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Parties & Leaders
CBC Online News | Updated May 13, 2006
You could call Darrell Dexter the bridesmaid of Nova Scotia politics.
He was part of the New Democratic Party wave that beat out the Liberals to form the Official Opposition in 1999, the year after he was first elected to the legislature.
Dexter became leader of the New Democrats in June 2001. Two years later, he led his party through a provincial election. The NDP won 15 seats, retaining its second-place status in the house.
Now, fresh on the heels of a renewed mandate from the NDP faithful, Dexter is once again leading his troops through a campaign race.
In order to win the most seats this time, says David Johnson, a political scientist at Cape Breton University, the NDP must establish a base outside of the capital region.
"[Dexter] has to hold what he's got and reach out to rural voters."
But the party remains in a tie with the Liberals for second place, a poll suggests.
The NDP has 29 per cent of decided voters, according to a Corporate Research Associates survey released in March. The Progressive Conservatives lead with 36 per cent, while the Liberals trail the New Democrats slightly at 27 per cent.
Yet in the world of a Tory minority government, Dexter seems to wear his bridesmaid dress with pride.
Under his leadership, the NDP propped up the Tories by voting in favour of their budgets in 2004 and 2005. Dexter says those budgets reflected NDP issues, such as eliminating the health-care charges for seniors in nursing homes.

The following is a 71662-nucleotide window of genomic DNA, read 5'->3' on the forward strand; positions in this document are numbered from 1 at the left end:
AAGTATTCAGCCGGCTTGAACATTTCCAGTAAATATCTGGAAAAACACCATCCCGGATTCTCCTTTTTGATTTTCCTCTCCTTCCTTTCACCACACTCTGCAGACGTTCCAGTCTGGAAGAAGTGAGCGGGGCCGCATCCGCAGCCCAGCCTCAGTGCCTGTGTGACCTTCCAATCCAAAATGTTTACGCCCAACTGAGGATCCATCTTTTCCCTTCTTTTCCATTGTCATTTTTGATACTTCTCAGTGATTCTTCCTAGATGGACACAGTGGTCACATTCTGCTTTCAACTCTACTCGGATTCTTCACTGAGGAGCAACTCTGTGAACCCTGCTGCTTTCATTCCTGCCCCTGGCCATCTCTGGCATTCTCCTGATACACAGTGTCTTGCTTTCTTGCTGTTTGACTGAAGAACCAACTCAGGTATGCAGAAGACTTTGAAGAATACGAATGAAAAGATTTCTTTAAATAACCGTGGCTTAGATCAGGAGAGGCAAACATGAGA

And the NDP took credit for a number of the promises listed in the 2006 speech from the throne, which included lower university tuition fees and an expansion of the provincial drug program.
"We're here to be the generator of good ideas. If [the Tories] can't generate their own then we're pleased to share ours with them," Dexter told reporters.
Days later, the budget contained more items from the NDP platform: the removal of the HST from home heating and the addition of more nursing-home beds for seniors.
The son of a sheet metal worker from Milton, Queens County, Dexter continues to sell himself as the leader who puts families first.
Dexter was a lawyer before entering public life. He was first elected to Dartmouth city council in 1994. In 1998 he made the jump to provincial politics, winning the Dartmouth-Cole Harbour seat. He was re-elected in 1999 and 2003.
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Born:Grew up in Milton, Queens County.
Education:Holds a degree in journalism from the University of King's College and education and law degrees from Dalhousie University.
Employment:Sub-lieutenant in navy.
Politics:Elected to Dartmouth city council in 1994. Chosen leader of the Nova Scotia NDP in June 2001. First elected as MLA for Dartmouth-Cole Harbour in 1998; re-elected in 1999 and 2003.
Family:Married to Kelly Wilson; son Harris
Progressive Conservative leader Rodney MacDonald became premier of Nova Scotia by winning the Progressive Conservative leadership just three months ago.
New Democratic Party leader Darrell Dexter
Liberal leader Francis MacKenzie has two battles: one to win a seat in the legislature, the other to lift the Liberal party from its third-party status.
Green Party leader Nick Wright looks at it this way: the Green party in Nova Scotia is a winner even before the province's voters go to the polls on June 13.